Investigate All the Things - in Slack
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DomainTools Recipes: Pivoting and Monitoring the Undead
Earlier this year we introduced the concept of the DomainTools “Recipe Book,” a series of instructions for using DomainTools data in specific applications to meet various use cases. In each entry of this series, we’ll describe one or more objectives and share some tools and procedures needed to accomplish that objective. Most of these involve automation technologies of one kind or another (as did two of the three we shared last time), and—of course—at least one DomainTools product. Each entry will contain links to resources you can use to try these recipes out in your own environment if you wish.
Important notes (which we also included in our first entry):
- These recipes aren’t a complete technical manual for each item—in most of them, you will need to refer to additional documentation for DomainTools products, third-party applications, or both. The Procedure section is a summary to give you an overview of what is involved.
- Because third parties will evolve their products over time, some of these procedures may become obsolete at some point.
And now…on to this installment!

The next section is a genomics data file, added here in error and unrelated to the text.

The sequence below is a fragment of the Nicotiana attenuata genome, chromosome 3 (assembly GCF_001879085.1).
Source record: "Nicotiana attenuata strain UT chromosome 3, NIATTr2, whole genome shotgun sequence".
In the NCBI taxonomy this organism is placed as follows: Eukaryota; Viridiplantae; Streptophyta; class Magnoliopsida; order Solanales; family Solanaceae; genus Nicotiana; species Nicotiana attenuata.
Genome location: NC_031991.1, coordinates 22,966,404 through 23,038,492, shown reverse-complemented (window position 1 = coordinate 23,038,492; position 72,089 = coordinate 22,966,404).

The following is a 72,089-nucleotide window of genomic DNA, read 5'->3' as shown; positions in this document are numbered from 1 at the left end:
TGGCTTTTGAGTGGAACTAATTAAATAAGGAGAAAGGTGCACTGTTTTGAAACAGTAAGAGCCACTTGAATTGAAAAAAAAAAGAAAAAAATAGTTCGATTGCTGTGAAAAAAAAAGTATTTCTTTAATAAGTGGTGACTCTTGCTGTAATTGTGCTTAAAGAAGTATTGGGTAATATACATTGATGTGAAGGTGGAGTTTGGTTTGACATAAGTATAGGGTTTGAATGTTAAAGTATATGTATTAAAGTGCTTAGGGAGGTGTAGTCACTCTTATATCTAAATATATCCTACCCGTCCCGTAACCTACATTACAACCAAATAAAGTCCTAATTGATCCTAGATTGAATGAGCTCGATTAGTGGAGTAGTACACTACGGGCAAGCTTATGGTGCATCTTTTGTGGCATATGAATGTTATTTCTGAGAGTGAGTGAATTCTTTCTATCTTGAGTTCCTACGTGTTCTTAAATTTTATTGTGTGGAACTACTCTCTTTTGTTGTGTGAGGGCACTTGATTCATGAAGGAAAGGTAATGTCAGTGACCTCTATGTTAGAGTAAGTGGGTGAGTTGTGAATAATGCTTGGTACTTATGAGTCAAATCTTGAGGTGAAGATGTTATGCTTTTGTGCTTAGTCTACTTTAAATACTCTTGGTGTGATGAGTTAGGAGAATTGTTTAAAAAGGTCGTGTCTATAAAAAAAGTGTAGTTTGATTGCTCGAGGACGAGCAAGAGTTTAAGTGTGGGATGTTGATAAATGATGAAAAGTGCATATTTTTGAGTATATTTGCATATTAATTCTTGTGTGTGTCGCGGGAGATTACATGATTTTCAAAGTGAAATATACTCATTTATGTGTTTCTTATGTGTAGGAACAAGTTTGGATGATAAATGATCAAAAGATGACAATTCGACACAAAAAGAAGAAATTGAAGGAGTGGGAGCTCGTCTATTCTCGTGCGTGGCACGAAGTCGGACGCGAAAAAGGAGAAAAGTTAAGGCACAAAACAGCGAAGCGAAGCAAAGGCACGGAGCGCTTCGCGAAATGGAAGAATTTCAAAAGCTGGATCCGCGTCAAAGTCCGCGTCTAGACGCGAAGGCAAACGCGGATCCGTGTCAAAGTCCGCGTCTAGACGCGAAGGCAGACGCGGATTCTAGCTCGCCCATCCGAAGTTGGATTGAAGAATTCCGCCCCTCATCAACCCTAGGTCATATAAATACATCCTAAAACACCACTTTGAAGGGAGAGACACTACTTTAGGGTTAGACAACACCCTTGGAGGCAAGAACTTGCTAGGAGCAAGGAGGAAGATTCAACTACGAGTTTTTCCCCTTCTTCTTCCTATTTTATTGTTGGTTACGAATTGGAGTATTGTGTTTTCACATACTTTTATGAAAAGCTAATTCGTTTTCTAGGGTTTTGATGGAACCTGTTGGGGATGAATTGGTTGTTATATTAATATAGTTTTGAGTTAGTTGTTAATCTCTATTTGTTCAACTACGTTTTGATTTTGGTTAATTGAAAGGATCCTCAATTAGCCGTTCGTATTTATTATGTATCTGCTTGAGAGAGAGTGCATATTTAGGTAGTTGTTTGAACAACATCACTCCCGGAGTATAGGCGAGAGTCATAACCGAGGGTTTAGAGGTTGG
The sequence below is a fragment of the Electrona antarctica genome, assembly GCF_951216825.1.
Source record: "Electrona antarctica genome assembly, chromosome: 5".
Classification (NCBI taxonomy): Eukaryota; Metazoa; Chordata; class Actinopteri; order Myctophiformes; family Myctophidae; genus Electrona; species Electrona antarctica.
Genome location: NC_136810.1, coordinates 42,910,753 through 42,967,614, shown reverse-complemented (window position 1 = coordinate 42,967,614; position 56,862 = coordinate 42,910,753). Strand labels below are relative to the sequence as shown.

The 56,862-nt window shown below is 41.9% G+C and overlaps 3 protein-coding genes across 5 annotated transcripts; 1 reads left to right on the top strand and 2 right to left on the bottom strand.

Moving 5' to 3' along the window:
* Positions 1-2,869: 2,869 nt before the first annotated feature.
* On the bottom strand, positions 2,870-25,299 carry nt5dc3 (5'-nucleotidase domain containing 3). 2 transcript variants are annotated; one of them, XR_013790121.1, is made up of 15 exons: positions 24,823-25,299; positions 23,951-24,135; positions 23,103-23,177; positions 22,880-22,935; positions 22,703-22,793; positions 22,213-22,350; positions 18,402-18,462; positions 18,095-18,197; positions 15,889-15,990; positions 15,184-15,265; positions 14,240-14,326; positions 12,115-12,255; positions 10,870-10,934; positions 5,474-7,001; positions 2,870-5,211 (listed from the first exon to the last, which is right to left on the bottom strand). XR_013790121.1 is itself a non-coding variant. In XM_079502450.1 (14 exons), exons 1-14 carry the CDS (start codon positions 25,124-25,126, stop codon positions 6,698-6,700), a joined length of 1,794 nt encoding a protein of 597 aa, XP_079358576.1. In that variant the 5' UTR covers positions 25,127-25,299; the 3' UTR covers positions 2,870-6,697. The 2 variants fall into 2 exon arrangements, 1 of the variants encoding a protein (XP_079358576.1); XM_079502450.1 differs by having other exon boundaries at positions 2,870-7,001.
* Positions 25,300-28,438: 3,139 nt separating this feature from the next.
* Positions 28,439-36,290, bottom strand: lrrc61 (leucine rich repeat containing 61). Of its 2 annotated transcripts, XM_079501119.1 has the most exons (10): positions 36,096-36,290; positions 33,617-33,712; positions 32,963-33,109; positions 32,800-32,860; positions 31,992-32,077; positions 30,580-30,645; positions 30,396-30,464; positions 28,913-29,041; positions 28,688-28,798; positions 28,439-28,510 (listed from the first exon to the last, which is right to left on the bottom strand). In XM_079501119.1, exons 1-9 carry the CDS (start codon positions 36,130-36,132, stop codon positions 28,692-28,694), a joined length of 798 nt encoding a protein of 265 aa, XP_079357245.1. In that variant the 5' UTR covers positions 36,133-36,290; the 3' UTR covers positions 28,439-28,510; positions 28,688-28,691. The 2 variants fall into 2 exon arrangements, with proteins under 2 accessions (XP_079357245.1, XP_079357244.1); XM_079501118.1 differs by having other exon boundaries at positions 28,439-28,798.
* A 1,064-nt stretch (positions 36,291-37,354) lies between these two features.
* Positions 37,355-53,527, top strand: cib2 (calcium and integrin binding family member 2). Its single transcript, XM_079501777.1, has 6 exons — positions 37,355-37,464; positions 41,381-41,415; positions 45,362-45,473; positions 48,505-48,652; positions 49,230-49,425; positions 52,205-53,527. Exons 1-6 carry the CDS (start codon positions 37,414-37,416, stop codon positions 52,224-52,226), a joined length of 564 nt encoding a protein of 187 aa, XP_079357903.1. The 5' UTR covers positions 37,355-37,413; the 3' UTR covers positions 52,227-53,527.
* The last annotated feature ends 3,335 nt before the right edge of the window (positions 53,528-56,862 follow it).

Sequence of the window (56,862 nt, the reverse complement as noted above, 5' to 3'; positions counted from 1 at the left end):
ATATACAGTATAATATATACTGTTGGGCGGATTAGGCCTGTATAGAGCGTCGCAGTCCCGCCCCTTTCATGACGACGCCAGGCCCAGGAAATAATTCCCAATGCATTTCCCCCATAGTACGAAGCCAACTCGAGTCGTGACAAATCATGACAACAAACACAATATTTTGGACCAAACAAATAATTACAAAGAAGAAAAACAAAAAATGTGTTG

Investigate All the Things – in Slack
Like our Slack Domain Risk Score recipe (published in the first blog in this series), this one also uses the Tines no-code automation platform, in concert with Slack, to enable a simple but powerful use case: given a domain as a starting point, get quick summary info about the domain, and pivot on shared data points to find connected domains. This recipe lets an analyst quickly develop a sense of how a given domain may fit into a larger campaign, without having to open a DomainTools UI (or other application, such as our App for Splunk). But—if you want to, you can also use the link that Slack offers to open up the actual Iris Investigate UI. You can see the blue link for that in the screenshot below.
- A Tines tenant (Note: Tines offers a free Community Edition)
- Slack, with Slack Chatbot (or “Slackbot”) configured
- Note: you need to have admin privileges in the Slack workspace where you’ll install this (or any) app
- DomainTools Iris Investigate API endpoint (and corresponding API username and key)
- Ensure that you have access to the DomainTools Iris Investigate API and that your API key is readily available (If you have purchased access to this API but need help with your key, contact us at [email protected]). Optionally, for the passive DNS (pDNS) component, you will also need a DNSDB API key.
- Slack actions
- Go to Apps -> Create new App
- Choose Slash Command
- Choose your command name and syntax (e.g. “dtirisinvestigate” and “enter a domain”)
- Import Request URL from Tines (you can find this in the first Webhook block in the story)
- Install the App to your workspace
- Tines actions
- Instantiate a tenant (free)
- Navigate to this story
- Enter resource: DomainTools API username
- Enter resource: Domain Monitor List and associated Resource ID (optional; this is populated by another story in Tines and uses the Iris Enrich API)
- Enter credential: DomainTools Iris Investigate API key
- Enter credential: DNSDB API key (optional; for the pDNS action)
- Enter credential: Tines API key (obtain this from Tines)
- Copy Webhook URL (to paste into Slack app)